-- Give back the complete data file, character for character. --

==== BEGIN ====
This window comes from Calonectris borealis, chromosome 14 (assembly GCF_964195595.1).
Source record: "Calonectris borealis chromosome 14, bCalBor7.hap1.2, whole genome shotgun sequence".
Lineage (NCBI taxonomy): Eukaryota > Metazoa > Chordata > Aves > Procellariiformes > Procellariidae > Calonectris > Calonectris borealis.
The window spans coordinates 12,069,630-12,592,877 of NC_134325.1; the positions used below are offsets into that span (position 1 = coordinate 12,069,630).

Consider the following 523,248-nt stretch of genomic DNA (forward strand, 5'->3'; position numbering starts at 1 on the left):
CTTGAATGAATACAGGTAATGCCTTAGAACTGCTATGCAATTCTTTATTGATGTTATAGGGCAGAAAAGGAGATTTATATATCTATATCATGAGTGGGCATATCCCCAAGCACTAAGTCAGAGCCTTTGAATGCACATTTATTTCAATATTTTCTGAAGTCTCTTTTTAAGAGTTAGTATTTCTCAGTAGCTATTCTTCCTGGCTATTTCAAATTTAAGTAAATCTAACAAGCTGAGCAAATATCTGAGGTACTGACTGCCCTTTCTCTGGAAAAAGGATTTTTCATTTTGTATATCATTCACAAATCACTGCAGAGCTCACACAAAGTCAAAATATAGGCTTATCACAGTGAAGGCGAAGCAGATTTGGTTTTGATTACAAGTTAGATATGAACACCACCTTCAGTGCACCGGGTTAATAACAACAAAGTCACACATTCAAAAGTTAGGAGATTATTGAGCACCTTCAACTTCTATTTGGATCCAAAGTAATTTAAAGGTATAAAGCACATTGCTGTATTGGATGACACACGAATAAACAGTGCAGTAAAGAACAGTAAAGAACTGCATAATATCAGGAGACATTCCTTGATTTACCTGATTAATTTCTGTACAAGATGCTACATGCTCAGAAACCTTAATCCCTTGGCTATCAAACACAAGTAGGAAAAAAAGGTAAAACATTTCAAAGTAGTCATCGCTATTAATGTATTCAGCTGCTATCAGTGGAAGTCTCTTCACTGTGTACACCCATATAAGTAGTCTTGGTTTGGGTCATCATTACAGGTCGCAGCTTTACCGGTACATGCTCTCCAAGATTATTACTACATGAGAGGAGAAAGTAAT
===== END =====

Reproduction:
This window comes from Calonectris borealis, chromosome 14 (assembly GCF_964195595.1).
Source record: "Calonectris borealis chromosome 14, bCalBor7.hap1.2, whole genome shotgun sequence".
Lineage (NCBI taxonomy): Eukaryota > Metazoa > Chordata > Aves > Procellariiformes > Procellariidae > Calonectris > Calonectris borealis.
The window spans coordinates 12,069,630-12,592,877 of NC_134325.1; the positions used below are offsets into that span (position 1 = coordinate 12,069,630).

Consider the following 523,248-nt stretch of genomic DNA (forward strand, 5'->3'; position numbering starts at 1 on the left):
CTTGAATGAATACAGGTAATGCCTTAGAACTGCTATGCAATTCTTTATTGATGTTATAGGGCAGAAAAGGAGATTTATATATCTATATCATGAGTGGGCATATCCCCAAGCACTAAGTCAGAGCCTTTGAATGCACATTTATTTCAATATTTTCTGAAGTCTCTTTTTAAGAGTTAGTATTTCTCAGTAGCTATTCTTCCTGGCTATTTCAAATTTAAGTAAATCTAACAAGCTGAGCAAATATCTGAGGTACTGACTGCCCTTTCTCTGGAAAAAGGATTTTTCATTTTGTATATCATTCACAAATCACTGCAGAGCTCACACAAAGTCAAAATATAGGCTTATCACAGTGAAGGCGAAGCAGATTTGGTTTTGATTACAAGTTAGATATGAACACCACCTTCAGTGCACCGGGTTAATAACAACAAAGTCACACATTCAAAAGTTAGGAGATTATTGAGCACCTTCAACTTCTATTTGGATCCAAAGTAATTTAAAGGTATAAAGCACATTGCTGTATTGGATGACACACGAATAAACAGTGCAGTAAAGAACAGTAAAGAACTGCATAATATCAGGAGACATTCCTTGATTTACCTGATTAATTTCTGTACAAGATGCTACATGCTCAGAAACCTTAATCCCTTGGCTATCAAACACAAGTAGGAAAAAAAGGTAAAACATTTCAAAGTAGTCATCGCTATTAATGTATTCAGCTGCTATCAGTGGAAGTCTCTTCACTGTGTACACCCATATAAGTAGTCTTGGTTTGGGTCATCATTACAGGTCGCAGCTTTACCGGTACATGCTCTCCAAGATTATTACTACATGAGAGGAGAAAGTAAT